Flow cytometric analysis of digested glomeruli also identified dimtdT and brighttdT GEC subpopulations, confirming histologic findings (Fig. 2A–C). The intensity difference between the dimtdT and brighttdT GEC was closely mirrored by the Tek expression at RNA (11.2-fold) and protein (2.5-fold) levels (Fig. 2D, E). Ehd3 and Cdh5 showed similar trend (Fig. 2E). RNA-seq results also showed 3.7-fold increase of Tek expression (Suppl. Fig. 2B). To further validate the endothelial origin of the tdT cells, we re-analyzed previously sorted dimtdT and brighttdT GEC by flow cytometry for tdT expression and corroborated the presence of two tdT subpopulations (Fig. 2F). Both subpopulations showed 95% or higher expression for Ehd3, while WT1 expression was virtually absent in both subpopulations (Fig. 2G, H). Consistent with our previous report, tdT signal was also absent in the mesangium7, confirming that the tdT reporter is specific to the endothelium and is devoid of any nonspecific leakage to other cell types within the glomerulus.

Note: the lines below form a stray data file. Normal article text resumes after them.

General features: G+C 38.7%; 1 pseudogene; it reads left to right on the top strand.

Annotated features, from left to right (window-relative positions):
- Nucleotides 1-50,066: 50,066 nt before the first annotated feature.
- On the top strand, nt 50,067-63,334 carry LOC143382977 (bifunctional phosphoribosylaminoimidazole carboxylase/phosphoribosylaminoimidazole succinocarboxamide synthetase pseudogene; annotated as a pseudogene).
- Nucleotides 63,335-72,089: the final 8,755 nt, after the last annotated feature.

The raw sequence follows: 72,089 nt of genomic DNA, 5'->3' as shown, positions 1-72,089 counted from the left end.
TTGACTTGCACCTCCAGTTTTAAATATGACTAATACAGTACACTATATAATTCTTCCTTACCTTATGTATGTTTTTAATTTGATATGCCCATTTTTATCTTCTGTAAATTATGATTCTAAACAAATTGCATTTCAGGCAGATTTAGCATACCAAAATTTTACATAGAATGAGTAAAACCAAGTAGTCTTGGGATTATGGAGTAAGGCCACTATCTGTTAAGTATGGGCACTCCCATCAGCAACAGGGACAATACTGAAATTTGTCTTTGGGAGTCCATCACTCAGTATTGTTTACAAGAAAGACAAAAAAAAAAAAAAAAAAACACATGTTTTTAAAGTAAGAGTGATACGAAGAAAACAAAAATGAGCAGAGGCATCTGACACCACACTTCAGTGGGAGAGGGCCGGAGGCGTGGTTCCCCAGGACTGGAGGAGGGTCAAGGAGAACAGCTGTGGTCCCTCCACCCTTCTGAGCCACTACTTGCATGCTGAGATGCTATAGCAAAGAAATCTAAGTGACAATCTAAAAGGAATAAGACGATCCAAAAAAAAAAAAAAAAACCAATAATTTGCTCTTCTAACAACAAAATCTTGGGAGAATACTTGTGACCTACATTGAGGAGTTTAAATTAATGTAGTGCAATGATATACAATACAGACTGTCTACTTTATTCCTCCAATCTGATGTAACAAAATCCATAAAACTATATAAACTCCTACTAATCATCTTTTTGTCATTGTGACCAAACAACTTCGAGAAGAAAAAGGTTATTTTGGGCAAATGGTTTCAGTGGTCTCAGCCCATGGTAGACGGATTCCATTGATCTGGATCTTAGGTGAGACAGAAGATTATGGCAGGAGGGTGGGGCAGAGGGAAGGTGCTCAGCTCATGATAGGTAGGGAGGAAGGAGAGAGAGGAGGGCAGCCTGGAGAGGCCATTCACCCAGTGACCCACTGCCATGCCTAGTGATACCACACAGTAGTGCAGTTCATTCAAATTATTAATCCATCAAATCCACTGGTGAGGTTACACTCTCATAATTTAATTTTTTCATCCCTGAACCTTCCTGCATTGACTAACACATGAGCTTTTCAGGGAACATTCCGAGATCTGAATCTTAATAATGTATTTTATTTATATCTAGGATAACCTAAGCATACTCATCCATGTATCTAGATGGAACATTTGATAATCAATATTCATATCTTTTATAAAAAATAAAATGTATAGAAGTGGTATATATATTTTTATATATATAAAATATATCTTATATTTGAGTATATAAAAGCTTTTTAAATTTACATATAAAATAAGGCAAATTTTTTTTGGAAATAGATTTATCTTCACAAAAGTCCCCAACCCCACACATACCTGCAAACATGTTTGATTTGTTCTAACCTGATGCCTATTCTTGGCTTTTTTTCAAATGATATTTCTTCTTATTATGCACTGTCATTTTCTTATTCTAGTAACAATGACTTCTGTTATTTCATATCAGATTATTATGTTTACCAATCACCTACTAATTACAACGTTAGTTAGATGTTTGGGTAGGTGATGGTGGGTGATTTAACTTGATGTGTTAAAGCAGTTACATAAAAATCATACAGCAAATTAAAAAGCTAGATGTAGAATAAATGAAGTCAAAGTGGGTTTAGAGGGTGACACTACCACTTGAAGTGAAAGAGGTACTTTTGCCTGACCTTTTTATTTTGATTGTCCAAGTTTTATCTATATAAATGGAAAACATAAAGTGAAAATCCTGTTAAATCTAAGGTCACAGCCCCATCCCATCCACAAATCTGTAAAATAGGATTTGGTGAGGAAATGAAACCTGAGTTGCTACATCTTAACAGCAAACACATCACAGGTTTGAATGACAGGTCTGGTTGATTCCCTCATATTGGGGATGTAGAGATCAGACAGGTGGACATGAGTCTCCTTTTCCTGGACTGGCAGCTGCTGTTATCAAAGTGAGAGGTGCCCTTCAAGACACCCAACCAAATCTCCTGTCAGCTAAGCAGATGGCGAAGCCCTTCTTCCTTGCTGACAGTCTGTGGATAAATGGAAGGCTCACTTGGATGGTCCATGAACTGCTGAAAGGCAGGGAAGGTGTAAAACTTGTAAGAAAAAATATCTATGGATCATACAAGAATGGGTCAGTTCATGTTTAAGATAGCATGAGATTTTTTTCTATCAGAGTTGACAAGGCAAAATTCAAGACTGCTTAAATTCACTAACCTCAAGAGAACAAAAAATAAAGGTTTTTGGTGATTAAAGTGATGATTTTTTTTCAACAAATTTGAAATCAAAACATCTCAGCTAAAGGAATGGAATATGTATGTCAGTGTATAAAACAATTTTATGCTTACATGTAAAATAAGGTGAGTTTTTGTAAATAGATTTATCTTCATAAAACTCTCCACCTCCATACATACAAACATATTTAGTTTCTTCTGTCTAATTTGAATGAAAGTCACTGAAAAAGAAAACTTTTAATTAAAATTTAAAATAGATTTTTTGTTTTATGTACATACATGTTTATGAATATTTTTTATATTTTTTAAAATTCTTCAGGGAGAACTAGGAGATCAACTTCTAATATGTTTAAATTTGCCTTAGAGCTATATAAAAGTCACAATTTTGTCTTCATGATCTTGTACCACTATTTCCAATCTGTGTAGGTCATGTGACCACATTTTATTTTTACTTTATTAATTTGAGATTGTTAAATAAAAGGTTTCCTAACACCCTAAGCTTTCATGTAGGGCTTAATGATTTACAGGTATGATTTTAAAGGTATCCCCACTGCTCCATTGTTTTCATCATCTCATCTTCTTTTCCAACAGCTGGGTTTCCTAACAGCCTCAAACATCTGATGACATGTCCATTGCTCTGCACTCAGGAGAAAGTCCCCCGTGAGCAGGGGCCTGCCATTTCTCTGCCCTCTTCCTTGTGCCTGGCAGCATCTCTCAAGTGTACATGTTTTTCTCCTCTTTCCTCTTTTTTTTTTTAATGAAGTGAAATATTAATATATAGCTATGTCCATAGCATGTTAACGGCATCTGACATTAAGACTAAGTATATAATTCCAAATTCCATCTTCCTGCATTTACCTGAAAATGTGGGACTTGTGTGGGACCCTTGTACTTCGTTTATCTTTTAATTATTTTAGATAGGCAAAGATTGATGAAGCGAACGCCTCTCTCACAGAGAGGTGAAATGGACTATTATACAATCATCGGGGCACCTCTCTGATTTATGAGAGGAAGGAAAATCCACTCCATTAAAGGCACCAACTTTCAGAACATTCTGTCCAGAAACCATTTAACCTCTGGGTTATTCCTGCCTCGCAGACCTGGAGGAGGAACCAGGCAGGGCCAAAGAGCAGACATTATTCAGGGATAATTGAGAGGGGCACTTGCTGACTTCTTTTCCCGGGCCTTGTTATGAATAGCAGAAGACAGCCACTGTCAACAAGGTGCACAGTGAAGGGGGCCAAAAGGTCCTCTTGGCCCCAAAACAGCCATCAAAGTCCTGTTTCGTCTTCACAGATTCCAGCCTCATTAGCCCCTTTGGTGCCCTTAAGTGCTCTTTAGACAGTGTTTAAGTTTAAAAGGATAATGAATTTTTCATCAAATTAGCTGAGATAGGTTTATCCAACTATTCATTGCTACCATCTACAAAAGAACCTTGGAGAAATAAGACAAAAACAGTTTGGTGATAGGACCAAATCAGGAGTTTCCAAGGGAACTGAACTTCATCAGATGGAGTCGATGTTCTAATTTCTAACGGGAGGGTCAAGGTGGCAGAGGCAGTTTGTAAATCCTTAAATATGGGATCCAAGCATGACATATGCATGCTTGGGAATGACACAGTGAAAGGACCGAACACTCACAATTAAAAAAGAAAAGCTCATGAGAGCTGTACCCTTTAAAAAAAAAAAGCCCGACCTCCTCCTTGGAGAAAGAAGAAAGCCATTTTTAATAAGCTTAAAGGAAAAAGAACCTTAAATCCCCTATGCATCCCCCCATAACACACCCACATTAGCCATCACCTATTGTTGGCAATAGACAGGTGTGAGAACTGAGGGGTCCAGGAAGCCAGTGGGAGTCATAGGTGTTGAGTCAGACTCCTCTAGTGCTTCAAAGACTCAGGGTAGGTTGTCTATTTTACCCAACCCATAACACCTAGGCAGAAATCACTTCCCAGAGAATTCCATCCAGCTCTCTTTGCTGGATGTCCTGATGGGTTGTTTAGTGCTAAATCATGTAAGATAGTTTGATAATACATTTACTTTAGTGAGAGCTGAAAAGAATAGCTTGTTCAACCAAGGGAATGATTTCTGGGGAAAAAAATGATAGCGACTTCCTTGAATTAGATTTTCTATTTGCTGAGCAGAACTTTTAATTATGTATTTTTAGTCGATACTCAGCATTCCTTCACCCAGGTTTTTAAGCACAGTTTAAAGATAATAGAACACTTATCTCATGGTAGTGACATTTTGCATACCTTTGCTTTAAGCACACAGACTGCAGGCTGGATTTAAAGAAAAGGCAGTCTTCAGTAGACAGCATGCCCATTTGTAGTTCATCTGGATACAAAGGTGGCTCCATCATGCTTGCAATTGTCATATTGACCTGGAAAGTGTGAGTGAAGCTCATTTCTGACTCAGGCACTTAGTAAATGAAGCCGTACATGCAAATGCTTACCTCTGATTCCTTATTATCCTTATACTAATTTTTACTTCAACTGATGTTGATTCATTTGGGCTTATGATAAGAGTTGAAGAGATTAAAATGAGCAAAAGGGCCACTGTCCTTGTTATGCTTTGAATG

We next investigated human kidneys for potential GEC heterogeneity. Cells positive for CD31 were sorted by MACS and their characteristic robust uptake of Dil-Ac-LDL (specific to endothelial cells8) relative to a neuroblastoma cell line (HB1.F3.CD, negative control) was assessed to confirm their endothelial phenotype (Fig. 2I, J). Similar to the mouse, two subpopulations of CD31+ GEC were detected in freshly isolated human glomeruli (Fig. 2K). In addition, we found two subclusters of Ehd3+ cells in tissue-culture grown CD31+ human GEC (Fig. 2L), thus suggesting the presence of GEC heterogeneity also within the human kidney glomerulus.
Characterization of GEC in AS mice